Speaking of time on the water, Paul and I continued our search for active trout and salmon out on the lake. We set out on Tuesday afternoon and were greeted by what appeared to be a fairly light surface fog. Undaunted we motored out of the marina and into the murk convinced that this fog layer would burn off or at least allow enough visibility for us to avoid other boats or the commercial fishing nets. Fishing in water from 120 to 65 feet deep, we dragged a variety of lures (fly-dodgers, spoons, J-Plugs) at a range of depths from the surface to sixty feet down. The surface water temperatures were 52-56°F. We did not have a temperature probe along, but the sub-surface water I suspect is still pretty cold.NOAA's mid-lake buoy, located about 30 miles west of Baileys Harbor, was still reporting a surface temperature of 40.0°F as of Thursday morning. We marked some massive schools of baitfish on the sonar, some forty feet in diameter. Most of the schools were in 75-90FOW. We also marked a few larger "hooks" indicating predator fish, but in over three hours of fishing we had had no hits and nothing in the box.
As we moved toward evening the fog did not abate and by the sunset, which we could not actually see, a milky curtain shrouded us. When it was time to motor up and head back to our homeport we estimated the visibility to be no more then two hundred feet. Thanks goodness for GPS! With Paul intently monitoring the electronic map screen and me perched out over the windshield peering into the featureless gloom, we slowly headed home. Whenever I am in this situation, and I hope it is not too often, I am in awe of the incredible skill of later day mariners who navigated these waters aided only by a compass, poor maps (if any) and dead reckoning. Often people comment about the large number of wrecked ships we have lying on the bottom of the waters surrounding Door County. What amazes me is that they did not all wreck! I have GPS, accurate nautical charts, and sonar and I still hit a rock now and then.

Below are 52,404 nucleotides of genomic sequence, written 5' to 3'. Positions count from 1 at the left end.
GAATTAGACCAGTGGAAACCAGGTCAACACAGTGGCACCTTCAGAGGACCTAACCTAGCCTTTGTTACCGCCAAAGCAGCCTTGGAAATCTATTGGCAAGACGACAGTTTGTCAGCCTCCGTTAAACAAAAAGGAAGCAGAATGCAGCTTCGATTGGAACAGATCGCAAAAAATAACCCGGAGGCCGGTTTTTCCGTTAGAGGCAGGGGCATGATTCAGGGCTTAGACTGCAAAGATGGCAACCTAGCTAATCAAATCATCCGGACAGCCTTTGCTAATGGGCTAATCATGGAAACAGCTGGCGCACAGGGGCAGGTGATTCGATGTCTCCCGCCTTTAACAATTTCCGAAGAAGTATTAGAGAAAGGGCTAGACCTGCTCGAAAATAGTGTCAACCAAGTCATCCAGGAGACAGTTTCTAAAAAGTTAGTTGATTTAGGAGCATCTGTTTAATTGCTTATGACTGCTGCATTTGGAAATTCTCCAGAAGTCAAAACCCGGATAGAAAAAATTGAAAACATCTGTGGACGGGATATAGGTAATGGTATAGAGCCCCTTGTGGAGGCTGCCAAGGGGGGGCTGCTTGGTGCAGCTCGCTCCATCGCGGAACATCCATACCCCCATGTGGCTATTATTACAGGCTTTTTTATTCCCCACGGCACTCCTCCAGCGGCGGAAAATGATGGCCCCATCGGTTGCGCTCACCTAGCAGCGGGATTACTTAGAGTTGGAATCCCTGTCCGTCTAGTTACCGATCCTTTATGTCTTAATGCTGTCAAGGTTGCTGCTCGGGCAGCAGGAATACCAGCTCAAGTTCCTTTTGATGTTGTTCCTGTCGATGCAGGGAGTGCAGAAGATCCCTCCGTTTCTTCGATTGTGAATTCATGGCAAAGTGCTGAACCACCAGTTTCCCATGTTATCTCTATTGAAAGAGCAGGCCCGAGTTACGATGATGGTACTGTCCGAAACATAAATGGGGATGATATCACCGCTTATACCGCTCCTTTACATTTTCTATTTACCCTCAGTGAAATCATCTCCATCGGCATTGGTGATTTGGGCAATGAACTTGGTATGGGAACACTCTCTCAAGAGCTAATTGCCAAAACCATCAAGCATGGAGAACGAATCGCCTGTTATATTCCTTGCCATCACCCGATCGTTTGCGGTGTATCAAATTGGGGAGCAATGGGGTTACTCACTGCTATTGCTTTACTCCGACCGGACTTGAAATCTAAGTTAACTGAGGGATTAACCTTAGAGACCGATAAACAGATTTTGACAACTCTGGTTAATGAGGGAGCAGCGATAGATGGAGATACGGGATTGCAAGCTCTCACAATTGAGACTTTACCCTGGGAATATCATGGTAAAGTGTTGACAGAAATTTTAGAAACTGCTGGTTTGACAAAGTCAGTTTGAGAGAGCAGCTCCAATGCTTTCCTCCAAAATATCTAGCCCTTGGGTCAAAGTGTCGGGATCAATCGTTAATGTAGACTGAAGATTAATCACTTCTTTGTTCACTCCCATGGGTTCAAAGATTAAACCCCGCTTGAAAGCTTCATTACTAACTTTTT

The trip back to Baileys Harbor was a bit tense. At one point a light appeared to starboard and as I strained my eyes into the impenetrable fog the ghostly outline of a fishing boat materialized out of the gloom. It may have been the Hickey's Southwester, it had the look of a classic Great Lakes fishing tug, but I could not know for sure. It passed silently off to our stern. Following the electronic breadcrumbs glowing on the dashboard-mounted GPS, Paul deliberately guided the boat into the waters of the harbor. I started to catch fuzzy flashes of light to port. Is that Anclam Park? Is that The Beachfront Motel? It was with great relief when we finally spotted the familiar flashing green beacon indicating the location of the marina break wall. We were almost on top of the buoys marking the channel before we caught sight of them and angled between the red and green. Home safe.
Tying off the lines at the dock, Paul and I agreed that maybe it was not the best decision to be on the water in those conditions. However, we also discussed getting back out on the lake sometime soon. The only thing I know for sure about fishing is that if you don't go, you won't catch 'em.
Tight Lines, Bruce